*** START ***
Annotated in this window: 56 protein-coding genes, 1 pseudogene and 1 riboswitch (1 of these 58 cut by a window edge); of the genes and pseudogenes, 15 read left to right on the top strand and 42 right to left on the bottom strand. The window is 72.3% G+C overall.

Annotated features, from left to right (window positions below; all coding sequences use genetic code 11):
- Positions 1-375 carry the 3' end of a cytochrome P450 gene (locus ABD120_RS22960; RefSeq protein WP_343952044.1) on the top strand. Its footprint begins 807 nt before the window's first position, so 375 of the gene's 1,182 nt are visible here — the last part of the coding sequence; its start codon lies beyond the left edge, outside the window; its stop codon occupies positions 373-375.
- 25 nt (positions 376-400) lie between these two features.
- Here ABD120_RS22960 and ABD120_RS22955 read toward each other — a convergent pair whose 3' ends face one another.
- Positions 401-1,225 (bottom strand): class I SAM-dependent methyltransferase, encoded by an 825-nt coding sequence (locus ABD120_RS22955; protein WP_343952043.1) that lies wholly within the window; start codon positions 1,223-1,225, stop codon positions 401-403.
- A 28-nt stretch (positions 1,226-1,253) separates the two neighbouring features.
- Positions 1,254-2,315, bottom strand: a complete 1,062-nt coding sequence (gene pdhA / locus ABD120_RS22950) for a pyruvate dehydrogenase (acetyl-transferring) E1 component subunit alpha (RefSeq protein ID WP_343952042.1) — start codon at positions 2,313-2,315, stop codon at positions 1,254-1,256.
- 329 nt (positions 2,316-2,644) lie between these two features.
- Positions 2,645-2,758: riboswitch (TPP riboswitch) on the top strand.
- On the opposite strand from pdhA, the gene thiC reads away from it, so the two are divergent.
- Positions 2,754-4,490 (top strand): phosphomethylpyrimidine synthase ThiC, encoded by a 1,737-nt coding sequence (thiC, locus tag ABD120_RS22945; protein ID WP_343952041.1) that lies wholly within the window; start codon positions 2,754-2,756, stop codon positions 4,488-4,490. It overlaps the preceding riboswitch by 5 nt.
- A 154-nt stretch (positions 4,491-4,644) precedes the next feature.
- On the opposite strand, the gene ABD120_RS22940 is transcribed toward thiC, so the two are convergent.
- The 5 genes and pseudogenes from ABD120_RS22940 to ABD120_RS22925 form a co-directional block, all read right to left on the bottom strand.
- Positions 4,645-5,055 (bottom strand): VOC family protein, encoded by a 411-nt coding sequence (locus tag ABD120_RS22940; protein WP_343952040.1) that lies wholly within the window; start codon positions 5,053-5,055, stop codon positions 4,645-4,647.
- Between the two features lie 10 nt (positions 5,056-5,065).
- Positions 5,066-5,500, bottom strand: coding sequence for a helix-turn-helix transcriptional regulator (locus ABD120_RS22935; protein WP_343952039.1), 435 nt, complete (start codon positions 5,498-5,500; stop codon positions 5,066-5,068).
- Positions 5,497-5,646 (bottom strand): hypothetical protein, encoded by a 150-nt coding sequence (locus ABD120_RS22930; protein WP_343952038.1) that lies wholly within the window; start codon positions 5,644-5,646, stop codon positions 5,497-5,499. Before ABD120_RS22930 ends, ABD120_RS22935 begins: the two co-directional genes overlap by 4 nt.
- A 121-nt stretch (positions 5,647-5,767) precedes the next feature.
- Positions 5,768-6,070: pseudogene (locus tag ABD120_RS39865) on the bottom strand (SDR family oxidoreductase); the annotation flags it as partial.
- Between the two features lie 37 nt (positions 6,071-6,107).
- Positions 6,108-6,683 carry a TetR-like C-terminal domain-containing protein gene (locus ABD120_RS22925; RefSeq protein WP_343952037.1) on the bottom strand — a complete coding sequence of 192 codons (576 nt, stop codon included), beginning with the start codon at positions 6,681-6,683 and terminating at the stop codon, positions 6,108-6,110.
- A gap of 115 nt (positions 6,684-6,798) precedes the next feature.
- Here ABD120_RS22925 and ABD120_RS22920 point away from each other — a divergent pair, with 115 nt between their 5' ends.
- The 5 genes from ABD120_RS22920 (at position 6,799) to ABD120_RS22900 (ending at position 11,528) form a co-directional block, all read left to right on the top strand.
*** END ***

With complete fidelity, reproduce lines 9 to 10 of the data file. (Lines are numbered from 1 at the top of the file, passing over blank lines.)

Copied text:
- 329 nt (positions 2,316-2,644) lie between these two features.
- Positions 2,645-2,758: riboswitch (TPP riboswitch) on the top strand.